Ashley Dawdy takes a deep dive into marine-life studies
By Rodney Campbell
Ashley Dawdy’s fascination with marine life began when she volunteered at the Georgia Aquarium’s Ocean Voyager exhibit during her high school years in Atlanta. While the display has more than 50 species of fish, Dawdy focused on one: the massive whale shark.
Whale sharks stand out with their gray coloring and white speckles. Of course, size matters, too. They measure between 18.5 feet and 32 feet and weigh 20 tons, making them the world’s largest fish.
“I thought it was so cool that they are the biggest fish alive, yet so much about their life history is still unknown,” Dawdy said.
Her fascination with marine life continued when Dawdy enrolled at Florida State University, and the clincher came when she toured FSU’s Coastal and Marine Laboratory, located on the Gulf of Mexico in Franklin County.
“I was finishing high school and knew I wanted to do something marine-related,” said Dawdy, who earned her bachelor’s degree in biological science, with honors, in spring 2019. “I wasn’t sure if I wanted to go the research route or work to become a marine veterinarian. I looked at several schools for research and a couple for veterinary science. Dr. Dean Grubbs’ research is what inspired me to come here. It’s unique that our school has a marine lab even though FSU isn’t on the coast.”
Dawdy has worked with Grubbs, the marine lab’s associate director for research, for three years and became an integral part of his team. She volunteered to conduct research with him beginning in 2016, regularly going out on the water for scientific shark surveys.
Grubbs praised Dawdy as a talented and hardworking volunteer. Her work assisting doctoral student, Cheston Peterson, with his dissertation research on predator-prey dynamics in St. George Sound and Apalachicola Bay was particularly helpful.
“Ashley is undoubtedly one of the brightest, most mature and motivated undergraduates I have encountered in my career,” Grubbs said. “She clearly excelled as an undergraduate, and I have little doubt she will have continued success in graduate school and whatever else she chooses to pursue.”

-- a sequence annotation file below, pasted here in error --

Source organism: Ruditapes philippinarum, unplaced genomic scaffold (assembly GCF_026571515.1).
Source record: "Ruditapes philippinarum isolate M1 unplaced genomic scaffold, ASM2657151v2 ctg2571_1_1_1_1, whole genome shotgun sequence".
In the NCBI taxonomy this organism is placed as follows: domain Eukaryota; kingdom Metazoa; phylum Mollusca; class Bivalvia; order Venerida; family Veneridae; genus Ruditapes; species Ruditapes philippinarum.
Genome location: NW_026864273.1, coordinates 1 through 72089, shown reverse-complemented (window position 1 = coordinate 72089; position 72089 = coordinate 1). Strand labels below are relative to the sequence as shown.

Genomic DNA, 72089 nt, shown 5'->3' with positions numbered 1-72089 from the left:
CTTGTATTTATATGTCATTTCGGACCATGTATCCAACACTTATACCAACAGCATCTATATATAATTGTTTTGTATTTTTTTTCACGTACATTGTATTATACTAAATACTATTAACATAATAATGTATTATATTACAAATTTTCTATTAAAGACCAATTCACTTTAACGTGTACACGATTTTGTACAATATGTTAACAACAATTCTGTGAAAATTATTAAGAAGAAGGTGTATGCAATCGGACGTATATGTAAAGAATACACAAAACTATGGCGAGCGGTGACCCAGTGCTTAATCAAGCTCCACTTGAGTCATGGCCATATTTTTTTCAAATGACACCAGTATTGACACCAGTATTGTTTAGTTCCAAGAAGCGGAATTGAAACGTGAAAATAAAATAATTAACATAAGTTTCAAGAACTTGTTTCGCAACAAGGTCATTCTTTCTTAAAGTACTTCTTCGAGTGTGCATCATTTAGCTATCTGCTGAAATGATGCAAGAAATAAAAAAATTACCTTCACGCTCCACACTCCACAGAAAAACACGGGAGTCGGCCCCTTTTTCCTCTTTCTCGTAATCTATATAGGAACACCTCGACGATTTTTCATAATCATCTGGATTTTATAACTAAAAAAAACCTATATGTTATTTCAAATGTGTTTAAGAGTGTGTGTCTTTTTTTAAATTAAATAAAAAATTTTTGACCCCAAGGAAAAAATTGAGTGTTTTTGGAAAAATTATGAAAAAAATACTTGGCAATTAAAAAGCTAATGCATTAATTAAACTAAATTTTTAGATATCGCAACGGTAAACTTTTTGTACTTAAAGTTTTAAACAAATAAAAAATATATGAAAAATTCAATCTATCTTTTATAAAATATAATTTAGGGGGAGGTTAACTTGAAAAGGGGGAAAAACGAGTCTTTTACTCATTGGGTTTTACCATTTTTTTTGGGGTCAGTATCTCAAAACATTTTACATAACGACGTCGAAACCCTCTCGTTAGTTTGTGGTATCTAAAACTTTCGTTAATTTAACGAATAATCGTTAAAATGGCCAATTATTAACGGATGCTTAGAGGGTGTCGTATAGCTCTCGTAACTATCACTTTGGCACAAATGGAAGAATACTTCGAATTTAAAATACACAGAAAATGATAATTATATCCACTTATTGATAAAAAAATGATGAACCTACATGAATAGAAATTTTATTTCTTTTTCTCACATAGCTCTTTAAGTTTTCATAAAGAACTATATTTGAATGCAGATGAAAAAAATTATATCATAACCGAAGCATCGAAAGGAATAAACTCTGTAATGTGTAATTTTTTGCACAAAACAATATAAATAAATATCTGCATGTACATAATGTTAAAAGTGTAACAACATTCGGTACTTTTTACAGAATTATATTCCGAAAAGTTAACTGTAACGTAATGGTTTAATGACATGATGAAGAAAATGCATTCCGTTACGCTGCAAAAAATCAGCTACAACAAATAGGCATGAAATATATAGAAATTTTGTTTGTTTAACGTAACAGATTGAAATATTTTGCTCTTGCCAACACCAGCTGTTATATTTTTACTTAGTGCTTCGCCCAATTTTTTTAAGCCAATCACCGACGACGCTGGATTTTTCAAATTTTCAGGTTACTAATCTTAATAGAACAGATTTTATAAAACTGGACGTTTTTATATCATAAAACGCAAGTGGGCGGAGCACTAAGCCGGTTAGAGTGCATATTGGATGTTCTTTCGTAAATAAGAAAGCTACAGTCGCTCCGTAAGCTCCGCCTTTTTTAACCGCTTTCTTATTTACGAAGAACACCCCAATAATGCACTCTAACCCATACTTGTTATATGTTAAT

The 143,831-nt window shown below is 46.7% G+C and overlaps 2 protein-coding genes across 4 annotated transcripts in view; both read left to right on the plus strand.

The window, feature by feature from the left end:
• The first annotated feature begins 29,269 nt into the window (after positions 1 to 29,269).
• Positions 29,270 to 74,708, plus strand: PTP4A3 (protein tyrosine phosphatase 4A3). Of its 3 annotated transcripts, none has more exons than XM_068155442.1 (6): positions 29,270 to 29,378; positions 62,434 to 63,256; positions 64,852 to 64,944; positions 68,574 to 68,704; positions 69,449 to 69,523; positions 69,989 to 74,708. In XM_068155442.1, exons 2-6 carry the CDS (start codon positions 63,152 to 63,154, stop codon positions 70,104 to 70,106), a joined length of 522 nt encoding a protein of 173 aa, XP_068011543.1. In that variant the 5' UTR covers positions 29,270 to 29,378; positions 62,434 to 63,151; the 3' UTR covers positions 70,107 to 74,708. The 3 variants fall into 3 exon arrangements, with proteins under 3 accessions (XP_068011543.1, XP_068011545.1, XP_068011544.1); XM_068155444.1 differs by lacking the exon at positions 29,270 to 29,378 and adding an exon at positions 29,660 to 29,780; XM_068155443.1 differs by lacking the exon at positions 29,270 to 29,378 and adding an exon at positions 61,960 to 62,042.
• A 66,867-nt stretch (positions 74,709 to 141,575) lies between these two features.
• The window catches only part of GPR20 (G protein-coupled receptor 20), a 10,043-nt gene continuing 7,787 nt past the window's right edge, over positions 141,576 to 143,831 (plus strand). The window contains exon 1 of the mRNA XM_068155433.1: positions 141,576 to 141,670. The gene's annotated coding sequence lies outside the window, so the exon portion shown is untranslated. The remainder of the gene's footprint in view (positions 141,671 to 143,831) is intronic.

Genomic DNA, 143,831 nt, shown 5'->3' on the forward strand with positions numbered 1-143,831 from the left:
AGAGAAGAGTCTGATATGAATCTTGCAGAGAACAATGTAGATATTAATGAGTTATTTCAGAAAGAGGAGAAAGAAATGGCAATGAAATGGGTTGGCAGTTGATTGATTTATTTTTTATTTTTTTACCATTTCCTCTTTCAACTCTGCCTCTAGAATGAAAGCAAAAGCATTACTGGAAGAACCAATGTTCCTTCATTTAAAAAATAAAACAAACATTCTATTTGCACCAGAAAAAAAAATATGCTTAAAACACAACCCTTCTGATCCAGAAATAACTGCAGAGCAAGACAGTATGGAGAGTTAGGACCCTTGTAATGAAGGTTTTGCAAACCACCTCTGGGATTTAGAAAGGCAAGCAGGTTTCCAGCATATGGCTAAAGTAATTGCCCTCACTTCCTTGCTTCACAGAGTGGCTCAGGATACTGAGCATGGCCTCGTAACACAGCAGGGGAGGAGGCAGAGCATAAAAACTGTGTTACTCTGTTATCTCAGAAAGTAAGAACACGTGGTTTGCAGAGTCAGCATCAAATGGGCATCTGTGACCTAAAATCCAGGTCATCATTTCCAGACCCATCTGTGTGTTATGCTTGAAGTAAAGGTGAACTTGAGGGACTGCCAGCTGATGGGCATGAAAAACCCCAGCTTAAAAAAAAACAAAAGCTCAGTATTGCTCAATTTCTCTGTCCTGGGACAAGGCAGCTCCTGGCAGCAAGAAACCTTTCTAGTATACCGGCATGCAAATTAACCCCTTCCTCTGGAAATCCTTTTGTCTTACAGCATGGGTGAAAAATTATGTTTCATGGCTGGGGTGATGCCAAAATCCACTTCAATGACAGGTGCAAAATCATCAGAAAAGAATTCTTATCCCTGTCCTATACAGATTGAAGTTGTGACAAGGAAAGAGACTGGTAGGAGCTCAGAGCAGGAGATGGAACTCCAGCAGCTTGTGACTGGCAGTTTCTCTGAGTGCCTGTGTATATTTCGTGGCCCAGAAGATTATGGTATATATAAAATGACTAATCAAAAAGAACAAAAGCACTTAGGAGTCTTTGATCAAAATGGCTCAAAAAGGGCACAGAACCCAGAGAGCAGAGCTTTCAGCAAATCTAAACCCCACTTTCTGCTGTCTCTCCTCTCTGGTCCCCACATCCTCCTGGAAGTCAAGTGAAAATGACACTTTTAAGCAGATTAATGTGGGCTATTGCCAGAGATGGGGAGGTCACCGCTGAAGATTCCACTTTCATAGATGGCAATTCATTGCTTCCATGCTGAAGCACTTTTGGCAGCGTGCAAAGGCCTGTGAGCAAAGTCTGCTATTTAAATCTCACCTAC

Already an American Academy of Underwater Sciences certified diver — an accomplishment she earned at 20 years old — Dawdy looks forward to earning her divemaster certification.
“Once I became a science diver, the lens through which I viewed the underwater world changed,” she said. “Things are happening in every direction. Now I focus on the smaller details. It almost feels weird when I’m underwater and have nothing to do.”
Dawdy was also part of a three-person research team that tracked the migratory habits of bonnethead and bull sharks in Apalachicola Bay starting last summer. The team spent 52 consecutive hours on the water netting sharks, implanting small transmitters into the walls of their abdomens and putting them back in the water.
“We found that bonnetheads use a much larger activity space at night,” Dawdy said. “It could be because they forage at night. They don’t have to see to hunt. Their rate of movement also increases at night. It’s higher at dawn and dusk. That’s when available light is changing the most. That’s when the prey is at the biggest disadvantage.”
Dawdy was named the recipient of the 2018 Helen Louise Lee Undergraduate Research Award and used the $4,000 she earned to fund her shark work. The honor is part of FSU’s IDEA Grant program through the Center for Undergraduate Research and Academic Engagement, which annually recognizes high-achieving undergraduates from across campus.
Now that she has her bachelor’s degree, Dawdy plans to take a gap year to gain work experience before entering graduate school. She will spend the summer working for Grubbs at the marine lab as a biological technician while continuing her research. There are plenty more long days on a boat on the Gulf of Mexico in her immediate future.
“I want to keep doing marine research, preferably centered around behavioral ecology,” Dawdy said. “I want science diving to be involved.”